Purpose: As Emergency Medical Technician educators develop curricula to meet new national educational standards, effective teaching strategies validated for course content and unique student demographics are warranted. Three methods for answering multiple choice questions presented during lectures were compared: a) Audience Response System (ARS, clickers), b) hand-raising-with-eyes-closed (no-cost option), and c) passive response (no-cost option). The purpose was to determine if using the ARS resulted in improved exam scores. Method: 113 Emergency Medical Technician (EMT) students participated in this cross-over, block randomized, controlled trial, which was incorporated into their Cardiac Emergencies and Pulmonary Emergencies course lectures. Students took pretests, immediate post-tests, and delayed post-tests composed of multiple choice questions that targeted either lower or higher order thinking. Results: For both lectures, there were significant improvements on all immediate post-test scores compared to all pretest scores (p Conclusions: In this cohort, incorporation of no-cost question-driven teaching strategies into lectures was as effective as an ARS at encouraging significant, immediate and sustained improvements in answering multiple choice questions.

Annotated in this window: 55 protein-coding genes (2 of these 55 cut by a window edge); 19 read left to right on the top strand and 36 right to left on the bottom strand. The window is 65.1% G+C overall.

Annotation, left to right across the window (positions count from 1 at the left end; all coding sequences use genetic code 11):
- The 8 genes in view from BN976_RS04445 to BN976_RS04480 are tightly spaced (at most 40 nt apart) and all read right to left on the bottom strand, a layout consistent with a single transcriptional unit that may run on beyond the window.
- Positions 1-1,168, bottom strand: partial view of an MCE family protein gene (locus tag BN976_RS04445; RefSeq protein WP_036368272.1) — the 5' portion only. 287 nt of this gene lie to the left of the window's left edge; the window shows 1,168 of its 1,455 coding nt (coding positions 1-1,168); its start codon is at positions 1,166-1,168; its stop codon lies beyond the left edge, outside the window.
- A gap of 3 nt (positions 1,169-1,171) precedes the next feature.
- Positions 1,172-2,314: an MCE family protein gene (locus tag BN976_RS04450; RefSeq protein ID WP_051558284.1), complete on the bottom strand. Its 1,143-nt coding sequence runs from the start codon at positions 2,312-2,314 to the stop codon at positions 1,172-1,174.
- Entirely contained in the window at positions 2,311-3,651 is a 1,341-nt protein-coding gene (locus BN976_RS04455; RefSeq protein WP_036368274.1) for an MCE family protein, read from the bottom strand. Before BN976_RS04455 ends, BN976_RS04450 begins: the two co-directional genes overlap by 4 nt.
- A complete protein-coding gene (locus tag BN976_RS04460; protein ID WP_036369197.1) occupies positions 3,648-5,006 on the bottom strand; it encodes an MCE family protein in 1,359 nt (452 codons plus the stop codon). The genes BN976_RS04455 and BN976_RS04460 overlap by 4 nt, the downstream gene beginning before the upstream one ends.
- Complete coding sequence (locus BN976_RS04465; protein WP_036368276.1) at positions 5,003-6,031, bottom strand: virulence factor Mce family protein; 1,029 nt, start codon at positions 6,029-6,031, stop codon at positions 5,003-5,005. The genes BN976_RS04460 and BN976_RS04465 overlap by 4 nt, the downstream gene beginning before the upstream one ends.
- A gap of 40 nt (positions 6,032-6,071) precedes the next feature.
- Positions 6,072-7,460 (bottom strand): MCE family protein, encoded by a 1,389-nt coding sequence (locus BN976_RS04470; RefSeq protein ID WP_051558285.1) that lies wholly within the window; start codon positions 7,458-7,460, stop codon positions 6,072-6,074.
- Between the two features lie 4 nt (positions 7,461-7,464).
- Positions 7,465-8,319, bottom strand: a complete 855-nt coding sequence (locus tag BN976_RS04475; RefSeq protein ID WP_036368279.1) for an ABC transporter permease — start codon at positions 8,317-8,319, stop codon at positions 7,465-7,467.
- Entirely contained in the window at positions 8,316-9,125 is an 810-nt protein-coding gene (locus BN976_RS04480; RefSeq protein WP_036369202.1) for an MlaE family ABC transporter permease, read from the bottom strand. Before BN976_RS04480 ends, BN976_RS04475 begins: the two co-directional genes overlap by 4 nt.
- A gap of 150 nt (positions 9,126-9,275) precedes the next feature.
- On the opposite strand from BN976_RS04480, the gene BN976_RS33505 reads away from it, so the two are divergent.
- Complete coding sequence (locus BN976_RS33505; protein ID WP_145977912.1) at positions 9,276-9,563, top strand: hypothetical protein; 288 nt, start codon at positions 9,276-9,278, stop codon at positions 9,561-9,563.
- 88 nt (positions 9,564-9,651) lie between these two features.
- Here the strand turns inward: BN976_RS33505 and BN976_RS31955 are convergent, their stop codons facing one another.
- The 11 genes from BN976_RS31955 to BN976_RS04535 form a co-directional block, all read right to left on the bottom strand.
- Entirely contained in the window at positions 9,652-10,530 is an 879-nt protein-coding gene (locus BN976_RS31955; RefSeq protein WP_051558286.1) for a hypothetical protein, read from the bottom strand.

Maloney LM, Dilger JP, Werfel PA, Cimino LM. Are Audience Response Systems Worth the Cost? Comparing Question-Driven Teaching Strategies for Emergency Medical Technician Education. The Internet Journal of Allied Health Sciences and Practice. 2018 Jan 01;16(1), Article 8.